Obvious Capital Consumption

By Keith Weiner – Re-Blogged From Gold Eagle

We have spilled many electrons on the topic of capital consumption. Still, this is a very abstract topic and we think many people still struggle to picture what it means. Thus, the inspiration for this week’s essay.

Enterprise Car Service

Suppose a young man, Early Enterprise, inherits a car from his grandfather. Early decides to drive for Uber to earn a living. Being enterprising, he is up at dawn and drives all day. He finds that he makes a comfortable living. He grosses $250 a day, minus $50 in gas, or $200 net. He works the standard 220 days a year, so he takes home $44,000. Not a bad living.

One day, the transmission breaks. It costs $1,000 to repair. Early has no choice but to pay. He arranges with the shop to get his car back and work it off that week. He does not eat for that week, but he pays and is back to normal.

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Negative Interest Rates Spread To Mortgage Bonds

By John Rubino – Re-Blogged From Dollar Collapse

There are trillions of dollars of bonds in the world with negative yields – a fact with which future historians will find baffling.

Until now those negative yields have been limited to the safest types of bonds issued by governments and major corporations. But this week a new category of negative-yielding paper joined the party: mortgage-backed bonds.

Bankers Stunned as Negative Rates Sweep Across Danish Mortgages

(Investing.com) – At the biggest mortgage bank in the world’s largest covered-bond market, a banker took a few steps away from his desk this week to make sure his eyes weren’t deceiving him.

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40 Years Of Reforms And Gold

By Arkadiusz Sieroń – Re-Blogged From Gold Eagle

The economic development of China is one of the most important events in the history of the world. In an unprecedentedly short time, millions of people have been taken out from poverty. But, as no country has ever developed so fast, that great story raises important worries.

We invite you to read our today’s article about the great progress China made in the last forty years and find out whether it’s too good to be true and it must end with some catastrophe, triggering rally in the gold prices.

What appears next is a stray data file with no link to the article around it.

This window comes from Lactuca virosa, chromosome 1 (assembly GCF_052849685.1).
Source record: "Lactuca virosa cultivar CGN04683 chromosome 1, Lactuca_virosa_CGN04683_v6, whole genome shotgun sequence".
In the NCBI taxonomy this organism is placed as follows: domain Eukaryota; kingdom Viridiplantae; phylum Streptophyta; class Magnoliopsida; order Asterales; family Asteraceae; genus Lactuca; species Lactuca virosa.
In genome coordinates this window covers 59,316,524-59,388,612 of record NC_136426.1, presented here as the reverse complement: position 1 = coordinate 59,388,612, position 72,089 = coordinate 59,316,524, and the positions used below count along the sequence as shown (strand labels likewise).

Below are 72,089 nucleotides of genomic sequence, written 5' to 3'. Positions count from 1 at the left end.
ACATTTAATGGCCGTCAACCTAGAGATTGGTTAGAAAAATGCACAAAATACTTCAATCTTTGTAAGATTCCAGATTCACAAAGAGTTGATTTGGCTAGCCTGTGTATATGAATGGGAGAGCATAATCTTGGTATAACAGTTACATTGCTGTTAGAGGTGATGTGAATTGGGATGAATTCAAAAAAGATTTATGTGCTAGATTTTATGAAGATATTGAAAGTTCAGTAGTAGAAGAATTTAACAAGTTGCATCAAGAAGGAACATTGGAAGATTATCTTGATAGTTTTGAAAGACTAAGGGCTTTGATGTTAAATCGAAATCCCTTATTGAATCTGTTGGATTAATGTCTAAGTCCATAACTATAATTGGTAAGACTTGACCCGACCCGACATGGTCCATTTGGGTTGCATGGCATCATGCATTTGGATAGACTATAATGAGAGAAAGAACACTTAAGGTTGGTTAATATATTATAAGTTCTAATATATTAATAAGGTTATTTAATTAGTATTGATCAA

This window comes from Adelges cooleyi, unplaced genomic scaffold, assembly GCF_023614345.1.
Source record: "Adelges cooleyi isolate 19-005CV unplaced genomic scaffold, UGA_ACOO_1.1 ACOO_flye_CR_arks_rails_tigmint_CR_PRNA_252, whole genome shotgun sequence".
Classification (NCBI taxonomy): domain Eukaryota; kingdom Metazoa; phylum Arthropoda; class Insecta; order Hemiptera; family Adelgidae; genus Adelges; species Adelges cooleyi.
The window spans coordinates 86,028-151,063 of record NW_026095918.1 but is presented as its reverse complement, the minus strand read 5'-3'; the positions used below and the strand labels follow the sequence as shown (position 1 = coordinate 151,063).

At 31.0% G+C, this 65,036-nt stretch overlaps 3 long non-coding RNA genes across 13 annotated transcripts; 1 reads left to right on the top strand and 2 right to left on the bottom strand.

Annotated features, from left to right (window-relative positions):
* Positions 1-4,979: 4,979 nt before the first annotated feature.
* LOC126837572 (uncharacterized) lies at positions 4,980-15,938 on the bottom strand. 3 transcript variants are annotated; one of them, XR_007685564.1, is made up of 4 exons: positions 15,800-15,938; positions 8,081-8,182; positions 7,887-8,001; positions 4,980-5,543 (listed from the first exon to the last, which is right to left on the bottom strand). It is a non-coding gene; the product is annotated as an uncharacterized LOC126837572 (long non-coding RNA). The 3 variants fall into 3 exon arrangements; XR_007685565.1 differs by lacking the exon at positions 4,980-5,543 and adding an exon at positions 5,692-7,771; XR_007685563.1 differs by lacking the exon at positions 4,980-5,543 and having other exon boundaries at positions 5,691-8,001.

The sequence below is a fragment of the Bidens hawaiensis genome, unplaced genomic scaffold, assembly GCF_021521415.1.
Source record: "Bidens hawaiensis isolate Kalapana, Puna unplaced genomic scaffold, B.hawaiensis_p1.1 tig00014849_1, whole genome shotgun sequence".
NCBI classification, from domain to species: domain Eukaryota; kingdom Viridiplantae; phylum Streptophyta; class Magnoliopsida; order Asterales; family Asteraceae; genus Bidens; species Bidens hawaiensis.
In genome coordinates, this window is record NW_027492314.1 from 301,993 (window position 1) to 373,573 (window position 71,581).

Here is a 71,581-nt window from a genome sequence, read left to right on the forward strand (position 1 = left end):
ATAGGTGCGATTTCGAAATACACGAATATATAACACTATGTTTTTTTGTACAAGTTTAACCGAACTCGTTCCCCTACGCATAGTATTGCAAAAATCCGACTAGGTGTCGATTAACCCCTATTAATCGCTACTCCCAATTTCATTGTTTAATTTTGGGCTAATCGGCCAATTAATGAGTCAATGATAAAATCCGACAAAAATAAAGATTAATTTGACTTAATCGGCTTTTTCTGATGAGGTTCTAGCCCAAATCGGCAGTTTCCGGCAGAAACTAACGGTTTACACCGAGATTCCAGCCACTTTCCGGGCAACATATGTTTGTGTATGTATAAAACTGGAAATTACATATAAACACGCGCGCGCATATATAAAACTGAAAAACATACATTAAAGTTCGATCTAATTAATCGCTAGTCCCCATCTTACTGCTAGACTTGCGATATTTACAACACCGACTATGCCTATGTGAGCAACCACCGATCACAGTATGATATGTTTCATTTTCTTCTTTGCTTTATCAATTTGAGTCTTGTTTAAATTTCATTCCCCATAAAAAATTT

One of the biggest risks for the global economy which can materialize this year is the slowdown of China’s economic growth. So, it is wise to analyze the current state of the Chinese economy – its implications for the gold market and what will happen next. As December 2018 marked the forty years of market reforms in China, we will adopt a long-term perspective, explaining how China transformed itself from a poor, backward and isolated country to the world’s economic power. We will examine what the global economy and the precious metals market can expect in China’s fifth decade of reform and development.

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The Cash it Takes to go Shopping in Failing Socialist Venezuela

By Reuters – Re-Blogged From IJR

Jittery Venezuelans on Friday rushed to shops and lined up at gas stations on concerns that a monetary overhaul to lop off five zeros from prices in response to hyperinflation could wreak financial havoc and make basic commerce impossible.

The Wider Image: Venezuelans rush to shops before monetary overhaul

Contagion? Turkey Uses Banks to Halt Lira’s Plunge

By Bloomberg – Re-Blogged From Newsmax

Turkish policy makers made their first move to bolster the financial system and investor confidence amid a plunge in the lira. The currency, stocks and bonds extended their decline.

Promising to “take all necessary measures,” the central bank in Ankara lowered the amount commercial lenders must park at the regulator and eased rules that govern how they manage their lira and foreign-currency liquidity. While there was no mention of higher interest rates, it said all options were on the table.

Image: Contagion? Turkey Uses Banks to Halt Lira's Plunge

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Venezuela’s Annual Inflation Rate Has Reached Over 4,000 Percent

By Sydney Jones – Re-Blogged From https://ijr.com

In 2017, Venezuela’s annual inflation rate rose to 4,068 percent, according to reports made by the opposition-led National Assembly.

According to The Wall Street Journal, the inflation rate has risen so rapidly that the government cannot print money fast enough to keep up with the demand. A U.S. dollar currently is worth more than 200,000 bolivars, the Venezuelan currency.

TOPSHOT-VENEZUELA-CRISIS-ECONOMY-PETRO

Federico Parra/AFP/Getty Images

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“The money is just sitting there…doing nothing for society”

By John Rubino – Re-Blogged From Dollar Collapse

Of all the disturbing side-effects of modern monetary policy, the worst might be the way artificially-low interest rates encourage small savers to take outsize risks. Now governments are starting to insist:

How Denmark Is Trying to Get Savers to Invest in Risky Assets

(Bloomberg) – In the country with the longest history of negative interest rates, an experiment is under way.The minister in charge of Denmark’s finance industry wants savers to shift some of the billions of kroner now in bank deposits over to riskier assets.

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